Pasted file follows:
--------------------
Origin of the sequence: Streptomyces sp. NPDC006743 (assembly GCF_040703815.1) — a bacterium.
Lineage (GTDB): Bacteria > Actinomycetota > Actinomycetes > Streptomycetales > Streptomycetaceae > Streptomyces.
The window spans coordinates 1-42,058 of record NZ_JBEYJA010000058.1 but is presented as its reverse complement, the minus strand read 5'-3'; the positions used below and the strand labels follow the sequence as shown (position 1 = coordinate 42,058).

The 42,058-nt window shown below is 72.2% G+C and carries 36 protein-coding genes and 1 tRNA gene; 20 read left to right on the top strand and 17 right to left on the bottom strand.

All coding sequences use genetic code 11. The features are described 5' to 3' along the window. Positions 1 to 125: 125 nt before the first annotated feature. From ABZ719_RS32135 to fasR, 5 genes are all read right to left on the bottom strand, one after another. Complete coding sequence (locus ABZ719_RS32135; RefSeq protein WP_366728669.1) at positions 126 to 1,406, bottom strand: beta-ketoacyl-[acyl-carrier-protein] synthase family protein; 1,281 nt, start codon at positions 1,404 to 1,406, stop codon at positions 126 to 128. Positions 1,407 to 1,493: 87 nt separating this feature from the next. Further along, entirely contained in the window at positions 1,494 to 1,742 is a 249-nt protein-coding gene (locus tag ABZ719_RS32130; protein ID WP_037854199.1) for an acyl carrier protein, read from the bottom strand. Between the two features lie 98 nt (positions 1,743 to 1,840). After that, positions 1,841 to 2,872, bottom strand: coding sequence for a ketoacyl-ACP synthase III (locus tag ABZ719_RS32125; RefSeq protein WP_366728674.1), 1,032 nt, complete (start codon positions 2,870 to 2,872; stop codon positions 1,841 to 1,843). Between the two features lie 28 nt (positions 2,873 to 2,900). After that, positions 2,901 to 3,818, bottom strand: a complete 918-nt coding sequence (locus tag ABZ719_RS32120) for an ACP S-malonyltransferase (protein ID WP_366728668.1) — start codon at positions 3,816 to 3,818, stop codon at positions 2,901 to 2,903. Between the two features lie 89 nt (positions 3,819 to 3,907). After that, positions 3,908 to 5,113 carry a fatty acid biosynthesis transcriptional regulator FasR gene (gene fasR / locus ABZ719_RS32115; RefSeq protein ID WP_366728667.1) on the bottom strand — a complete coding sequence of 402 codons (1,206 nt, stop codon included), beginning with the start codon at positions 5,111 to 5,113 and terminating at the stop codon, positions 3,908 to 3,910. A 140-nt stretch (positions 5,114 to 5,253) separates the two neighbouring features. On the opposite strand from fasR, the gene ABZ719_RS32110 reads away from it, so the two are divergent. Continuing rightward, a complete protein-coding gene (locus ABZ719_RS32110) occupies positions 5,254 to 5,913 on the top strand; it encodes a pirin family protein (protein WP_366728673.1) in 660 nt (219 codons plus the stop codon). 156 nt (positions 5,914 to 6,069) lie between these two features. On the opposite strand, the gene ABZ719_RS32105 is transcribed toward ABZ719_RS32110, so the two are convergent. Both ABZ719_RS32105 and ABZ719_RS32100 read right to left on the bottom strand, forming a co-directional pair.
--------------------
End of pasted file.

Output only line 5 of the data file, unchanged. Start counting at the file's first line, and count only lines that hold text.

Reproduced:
All coding sequences use genetic code 11. The features are described 5' to 3' along the window. Positions 1 to 125: 125 nt before the first annotated feature. From ABZ719_RS32135 to fasR, 5 genes are all read right to left on the bottom strand, one after another. Complete coding sequence (locus ABZ719_RS32135; RefSeq protein WP_366728669.1) at positions 126 to 1,406, bottom strand: beta-ketoacyl-[acyl-carrier-protein] synthase family protein; 1,281 nt, start codon at positions 1,404 to 1,406, stop codon at positions 126 to 128. Positions 1,407 to 1,493: 87 nt separating this feature from the next. Further along, entirely contained in the window at positions 1,494 to 1,742 is a 249-nt protein-coding gene (locus tag ABZ719_RS32130; protein ID WP_037854199.1) for an acyl carrier protein, read from the bottom strand. Between the two features lie 98 nt (positions 1,743 to 1,840). After that, positions 1,841 to 2,872, bottom strand: coding sequence for a ketoacyl-ACP synthase III (locus tag ABZ719_RS32125; RefSeq protein WP_366728674.1), 1,032 nt, complete (start codon positions 2,870 to 2,872; stop codon positions 1,841 to 1,843). Between the two features lie 28 nt (positions 2,873 to 2,900). After that, positions 2,901 to 3,818, bottom strand: a complete 918-nt coding sequence (locus tag ABZ719_RS32120) for an ACP S-malonyltransferase (protein ID WP_366728668.1) — start codon at positions 3,816 to 3,818, stop codon at positions 2,901 to 2,903. Between the two features lie 89 nt (positions 3,819 to 3,907). After that, positions 3,908 to 5,113 carry a fatty acid biosynthesis transcriptional regulator FasR gene (gene fasR / locus ABZ719_RS32115; RefSeq protein ID WP_366728667.1) on the bottom strand — a complete coding sequence of 402 codons (1,206 nt, stop codon included), beginning with the start codon at positions 5,111 to 5,113 and terminating at the stop codon, positions 3,908 to 3,910. A 140-nt stretch (positions 5,114 to 5,253) separates the two neighbouring features. On the opposite strand from fasR, the gene ABZ719_RS32110 reads away from it, so the two are divergent. Continuing rightward, a complete protein-coding gene (locus ABZ719_RS32110) occupies positions 5,254 to 5,913 on the top strand; it encodes a pirin family protein (protein WP_366728673.1) in 660 nt (219 codons plus the stop codon). 156 nt (positions 5,914 to 6,069) lie between these two features. On the opposite strand, the gene ABZ719_RS32105 is transcribed toward ABZ719_RS32110, so the two are convergent. Both ABZ719_RS32105 and ABZ719_RS32100 read right to left on the bottom strand, forming a co-directional pair.